Our ADs have been in support of student-athletes using their name, image and likeness (or NIL) for non-athletic purposes, such as starting-up a business. However, when it comes to compensation to student-athletes for athletically related NIL, the issue becomes more complicated.

As Arizona State President Dr. Michael Crow pointed out at the Knight Commission meeting last month, universities own the intellectual property of their faculty and students if the university provided resources in the invention of new technologies. What rights do universities have with respect to their student-athletes using their NIL tied to their university sport?

… Providing carte blanche Olympic NIL rights to student-athletes without considering the interests of the university is not fair nor equitable, or not even how universities typically handle intellectual property with their faculty and students.

To paraphrase a familiar punch line, when it comes to revenue producing sports, we know what the schools are.  They’re just haggling over the fee.

And, yeah, you could say student-athletes are about to get a first-rate educational experience.


Filed under It's Just Bidness, The NCAA

What profiteth a student-athlete if he gains compensation and loses his AD’s soul?

Well, somebody’s making some money off Rodrigo Blankenship’s likeness.  Just not Rodrigo Blankenship.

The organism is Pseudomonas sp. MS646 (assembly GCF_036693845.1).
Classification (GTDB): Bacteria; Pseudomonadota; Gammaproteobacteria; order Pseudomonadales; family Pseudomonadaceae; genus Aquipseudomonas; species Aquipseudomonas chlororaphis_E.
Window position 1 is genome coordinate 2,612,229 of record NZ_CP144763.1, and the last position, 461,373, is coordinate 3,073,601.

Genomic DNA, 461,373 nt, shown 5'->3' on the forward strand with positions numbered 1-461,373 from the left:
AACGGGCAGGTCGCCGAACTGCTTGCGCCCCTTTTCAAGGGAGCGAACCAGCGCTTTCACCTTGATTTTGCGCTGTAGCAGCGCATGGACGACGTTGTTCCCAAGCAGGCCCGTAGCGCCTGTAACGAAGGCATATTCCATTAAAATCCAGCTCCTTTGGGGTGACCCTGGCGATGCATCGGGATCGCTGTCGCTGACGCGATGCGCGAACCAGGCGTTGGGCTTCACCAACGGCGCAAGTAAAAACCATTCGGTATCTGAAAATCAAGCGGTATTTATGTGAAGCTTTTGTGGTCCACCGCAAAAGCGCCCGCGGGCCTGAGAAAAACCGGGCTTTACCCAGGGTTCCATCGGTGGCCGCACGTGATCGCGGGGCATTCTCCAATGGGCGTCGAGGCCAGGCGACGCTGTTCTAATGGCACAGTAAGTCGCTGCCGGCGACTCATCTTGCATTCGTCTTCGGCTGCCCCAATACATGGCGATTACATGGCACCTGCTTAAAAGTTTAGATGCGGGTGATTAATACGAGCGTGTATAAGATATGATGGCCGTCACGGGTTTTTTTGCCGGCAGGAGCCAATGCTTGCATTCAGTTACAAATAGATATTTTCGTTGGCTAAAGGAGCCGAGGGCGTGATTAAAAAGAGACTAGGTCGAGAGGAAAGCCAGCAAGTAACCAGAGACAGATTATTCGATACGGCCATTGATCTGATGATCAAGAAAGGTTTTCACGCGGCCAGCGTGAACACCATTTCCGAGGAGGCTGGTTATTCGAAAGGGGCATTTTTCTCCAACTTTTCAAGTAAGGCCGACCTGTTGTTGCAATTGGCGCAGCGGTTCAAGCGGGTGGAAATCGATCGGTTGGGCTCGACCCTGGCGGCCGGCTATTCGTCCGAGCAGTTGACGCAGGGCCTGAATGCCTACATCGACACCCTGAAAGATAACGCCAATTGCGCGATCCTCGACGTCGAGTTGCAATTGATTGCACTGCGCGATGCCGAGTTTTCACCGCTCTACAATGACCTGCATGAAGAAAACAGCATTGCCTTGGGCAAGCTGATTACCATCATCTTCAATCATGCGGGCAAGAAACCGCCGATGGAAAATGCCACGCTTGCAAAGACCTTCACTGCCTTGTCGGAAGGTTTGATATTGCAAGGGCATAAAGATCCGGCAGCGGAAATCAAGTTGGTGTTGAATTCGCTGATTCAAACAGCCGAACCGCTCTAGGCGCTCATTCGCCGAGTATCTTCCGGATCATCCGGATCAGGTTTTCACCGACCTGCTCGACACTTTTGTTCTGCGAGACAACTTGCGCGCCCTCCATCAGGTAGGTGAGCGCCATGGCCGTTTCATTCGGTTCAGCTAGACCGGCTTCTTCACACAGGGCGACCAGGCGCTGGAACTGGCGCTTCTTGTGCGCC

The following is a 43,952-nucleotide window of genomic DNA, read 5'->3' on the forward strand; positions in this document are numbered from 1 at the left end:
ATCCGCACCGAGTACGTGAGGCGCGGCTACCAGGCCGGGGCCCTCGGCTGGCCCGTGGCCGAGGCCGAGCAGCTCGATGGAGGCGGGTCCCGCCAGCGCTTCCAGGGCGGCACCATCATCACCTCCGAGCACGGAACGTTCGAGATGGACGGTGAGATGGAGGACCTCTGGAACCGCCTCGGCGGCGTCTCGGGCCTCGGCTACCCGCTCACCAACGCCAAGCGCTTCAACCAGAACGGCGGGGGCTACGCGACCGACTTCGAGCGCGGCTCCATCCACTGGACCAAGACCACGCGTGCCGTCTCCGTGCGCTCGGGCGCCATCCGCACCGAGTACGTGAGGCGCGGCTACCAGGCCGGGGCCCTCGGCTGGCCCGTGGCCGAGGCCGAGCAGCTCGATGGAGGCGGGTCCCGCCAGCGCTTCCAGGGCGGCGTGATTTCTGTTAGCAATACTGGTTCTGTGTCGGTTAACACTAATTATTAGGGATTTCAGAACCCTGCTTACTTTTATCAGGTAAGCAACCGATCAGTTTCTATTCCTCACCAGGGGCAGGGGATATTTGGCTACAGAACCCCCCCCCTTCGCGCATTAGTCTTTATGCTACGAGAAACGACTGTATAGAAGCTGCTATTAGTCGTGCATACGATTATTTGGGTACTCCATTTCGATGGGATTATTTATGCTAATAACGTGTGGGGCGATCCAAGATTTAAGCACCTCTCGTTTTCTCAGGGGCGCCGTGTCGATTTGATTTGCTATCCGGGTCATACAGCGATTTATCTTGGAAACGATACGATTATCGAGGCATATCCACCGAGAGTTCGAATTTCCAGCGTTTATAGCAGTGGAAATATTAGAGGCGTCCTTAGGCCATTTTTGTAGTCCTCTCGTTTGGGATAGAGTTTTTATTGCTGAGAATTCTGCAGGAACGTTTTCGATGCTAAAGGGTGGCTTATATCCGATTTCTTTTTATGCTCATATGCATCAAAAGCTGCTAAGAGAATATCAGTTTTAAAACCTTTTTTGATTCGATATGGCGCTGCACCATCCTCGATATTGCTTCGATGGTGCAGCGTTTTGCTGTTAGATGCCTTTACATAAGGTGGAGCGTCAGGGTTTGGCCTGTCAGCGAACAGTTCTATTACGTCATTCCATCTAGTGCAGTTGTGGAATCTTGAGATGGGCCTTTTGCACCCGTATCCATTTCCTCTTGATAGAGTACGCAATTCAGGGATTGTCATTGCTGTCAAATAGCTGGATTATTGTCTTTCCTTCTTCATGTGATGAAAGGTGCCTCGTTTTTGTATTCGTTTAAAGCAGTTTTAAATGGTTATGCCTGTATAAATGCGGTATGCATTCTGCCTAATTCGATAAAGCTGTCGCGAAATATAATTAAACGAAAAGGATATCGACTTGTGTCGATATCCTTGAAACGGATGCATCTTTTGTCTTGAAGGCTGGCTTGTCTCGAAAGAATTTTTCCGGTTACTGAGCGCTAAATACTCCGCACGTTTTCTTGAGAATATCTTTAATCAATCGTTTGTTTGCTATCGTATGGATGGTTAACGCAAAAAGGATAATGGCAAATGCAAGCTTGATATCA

The T-shirts that sold online for $24.76 each never mention Rodrigo Blankenship’s name.

They didn’t need to because the red helmet, mustache and signature goggles with the catchphrase “Respect the Specs” are synonymous with the Georgia kicker who burst onto the national stage during the run to the College Football Playoff championship game in 2017.

Under NCAA rules, Blankenship can’t profit from his name, image and likeness while still playing for Georgia, although the governing body announced last month a working group is examining the issue.

The shirt was sold by Nashville-based printing and apparel company The Seven-Six, whose co-owner just happened to grow up a Bulldog fan.

Very respectful, indeed.  But I’ll say outright thievery beats what Rod’s AD is offering.

“It sounds pretty easy to do, but the implementation of it, how does it affect the power five, how does it affect the group of five?” McGarity said. “Does it widen the separation? There’s so many unknowns. …It’s a complicated situation and I’d rather not get into what I personally feel. That’s why they’ve got the committee in place so that they can really bear down and have some fruitful discussions and figure out a pathway moving forward.”

Greg’s got that “complicated” company line down pat.  It’s only that way if you’re on the wrong side of the revenue line, though.

SEC commissioner Greg Sankey said his stance remains about what it was when he testified in the Ed O’Bannon lawsuit, which started in 2009 and involved name, image and likeness rights.

“I think and believe that the funding, the financial support provided to a student-athlete is appropriately tied to their educational pursuits,” Sankey said.

If you’re a student-athlete who thinks this NCAA working group is going to recommend any substantive changes to the amateurism rules, you probably still believe in the Tooth Fairy.


Filed under It's Just Bidness, The NCAA

Smart move

Just another day in college football land.

This kind of crapola is so frequent now, I can’t even muster up mild indignation anymore.


Filed under It's Just Bidness, The NCAA

“(But) it’s not that simple…”

You know, it’s funny how an entire group of folks pulling down six- and seven-figure annual salaries to make big decisions as a matter of routine all profess to being completely bamboozled when it comes to player compensation.

Some coincidence, hunh?


Filed under It's Just Bidness, The NCAA